About 50 different churches and groups gathered yesterday to provide assistance to St. Louis residents living in poverty.
Services offered included voter registration, resume services, back to school and youth sports physicals and other health services.
Organizers said it took around a year to plan and coordinate the event with Convoy of Hope, a national faith-based anti-poverty organization.
Bishop Lawrence Wooten said it brought together religious groups that haven’t worked together in the past.
“We are our brother’s keeper,” Wooten said. “You can talk and speak, different churches have sermons. I always say people would rather see a sermon than hear a sermon. And we’re showing sermons today, sermons of love.”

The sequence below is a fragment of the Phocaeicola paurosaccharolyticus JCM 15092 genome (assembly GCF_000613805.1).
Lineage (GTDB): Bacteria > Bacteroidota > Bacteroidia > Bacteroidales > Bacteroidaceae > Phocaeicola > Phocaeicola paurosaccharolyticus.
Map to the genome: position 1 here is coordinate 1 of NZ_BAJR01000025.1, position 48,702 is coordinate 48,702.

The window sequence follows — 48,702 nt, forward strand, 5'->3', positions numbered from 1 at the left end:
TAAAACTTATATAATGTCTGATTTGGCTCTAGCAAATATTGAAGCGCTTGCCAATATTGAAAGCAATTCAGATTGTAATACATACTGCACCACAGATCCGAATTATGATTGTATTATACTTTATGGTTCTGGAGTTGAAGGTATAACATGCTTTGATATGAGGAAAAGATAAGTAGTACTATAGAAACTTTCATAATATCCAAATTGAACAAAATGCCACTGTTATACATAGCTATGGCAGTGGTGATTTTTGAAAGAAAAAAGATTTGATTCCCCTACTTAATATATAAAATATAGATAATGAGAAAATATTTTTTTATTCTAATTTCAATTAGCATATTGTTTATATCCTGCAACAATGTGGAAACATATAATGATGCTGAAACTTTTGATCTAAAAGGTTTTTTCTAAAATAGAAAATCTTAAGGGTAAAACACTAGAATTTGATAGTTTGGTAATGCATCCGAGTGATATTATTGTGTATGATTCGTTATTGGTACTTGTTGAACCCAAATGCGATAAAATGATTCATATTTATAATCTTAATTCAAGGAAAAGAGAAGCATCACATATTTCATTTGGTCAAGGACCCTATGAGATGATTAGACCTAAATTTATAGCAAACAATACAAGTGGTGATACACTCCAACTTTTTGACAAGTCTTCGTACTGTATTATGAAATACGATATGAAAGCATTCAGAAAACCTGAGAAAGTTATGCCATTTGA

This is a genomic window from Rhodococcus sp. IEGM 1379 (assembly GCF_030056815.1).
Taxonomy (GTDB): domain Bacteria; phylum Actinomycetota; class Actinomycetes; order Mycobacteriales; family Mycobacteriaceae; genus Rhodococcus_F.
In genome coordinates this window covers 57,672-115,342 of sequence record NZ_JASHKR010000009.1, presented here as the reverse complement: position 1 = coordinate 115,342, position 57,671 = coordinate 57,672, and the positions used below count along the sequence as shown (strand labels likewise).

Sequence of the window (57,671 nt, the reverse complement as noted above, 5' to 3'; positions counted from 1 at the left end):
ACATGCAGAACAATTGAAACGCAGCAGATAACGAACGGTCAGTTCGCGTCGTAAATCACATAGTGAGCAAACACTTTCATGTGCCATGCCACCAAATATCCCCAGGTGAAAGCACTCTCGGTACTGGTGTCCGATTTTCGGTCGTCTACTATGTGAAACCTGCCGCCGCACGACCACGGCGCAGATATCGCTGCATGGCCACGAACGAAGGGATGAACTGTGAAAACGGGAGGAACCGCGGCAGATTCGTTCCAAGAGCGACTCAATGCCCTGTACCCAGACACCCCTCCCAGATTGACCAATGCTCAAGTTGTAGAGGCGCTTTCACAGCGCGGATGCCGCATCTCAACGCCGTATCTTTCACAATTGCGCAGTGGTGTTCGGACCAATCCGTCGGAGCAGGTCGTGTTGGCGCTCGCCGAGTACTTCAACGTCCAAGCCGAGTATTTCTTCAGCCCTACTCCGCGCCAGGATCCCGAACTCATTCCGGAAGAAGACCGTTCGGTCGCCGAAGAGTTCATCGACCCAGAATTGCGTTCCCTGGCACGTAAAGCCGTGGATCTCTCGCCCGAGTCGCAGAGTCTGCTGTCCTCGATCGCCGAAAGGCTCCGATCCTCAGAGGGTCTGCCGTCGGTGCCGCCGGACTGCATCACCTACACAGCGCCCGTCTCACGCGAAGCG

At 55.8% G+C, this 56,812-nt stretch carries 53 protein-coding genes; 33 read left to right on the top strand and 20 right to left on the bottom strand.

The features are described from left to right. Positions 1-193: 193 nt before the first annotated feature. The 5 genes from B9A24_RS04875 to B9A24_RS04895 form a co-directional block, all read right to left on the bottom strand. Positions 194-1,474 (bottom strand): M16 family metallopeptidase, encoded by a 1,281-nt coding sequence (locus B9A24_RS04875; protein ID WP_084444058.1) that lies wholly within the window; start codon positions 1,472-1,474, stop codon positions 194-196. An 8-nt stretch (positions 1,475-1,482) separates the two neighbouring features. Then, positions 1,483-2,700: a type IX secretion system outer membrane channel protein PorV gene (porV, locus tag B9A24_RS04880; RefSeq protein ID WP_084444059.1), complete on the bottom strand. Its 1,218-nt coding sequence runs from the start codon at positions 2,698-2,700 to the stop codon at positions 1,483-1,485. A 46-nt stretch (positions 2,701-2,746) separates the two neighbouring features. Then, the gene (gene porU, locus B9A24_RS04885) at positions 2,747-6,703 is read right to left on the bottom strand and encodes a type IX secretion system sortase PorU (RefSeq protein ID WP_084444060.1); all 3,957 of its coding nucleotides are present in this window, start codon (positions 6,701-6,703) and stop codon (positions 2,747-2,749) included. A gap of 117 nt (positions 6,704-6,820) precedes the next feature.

Wooten said he hopes the event will create greater cooperation between churches of all denomination in the area to fight poverty.
Convoy of Hope Outreach Director Jason Bachman said the key moving forward is to use the event as a springboard for creating new partnerships focused on ending poverty.
“The key is building relationships, between churches, between people, the connection with people,” Bachman said. “Poverty is the thing, without a relationship, a person stays in. But with relationship people can come out of poverty because they a support system.”
Bachman said the recession has changed the face of poverty and old stereotypes about hunger and joblessness no longer apply.
According to the Bureau of Labor Statistics, more than a quarter of people in St. Louis City are living in poverty.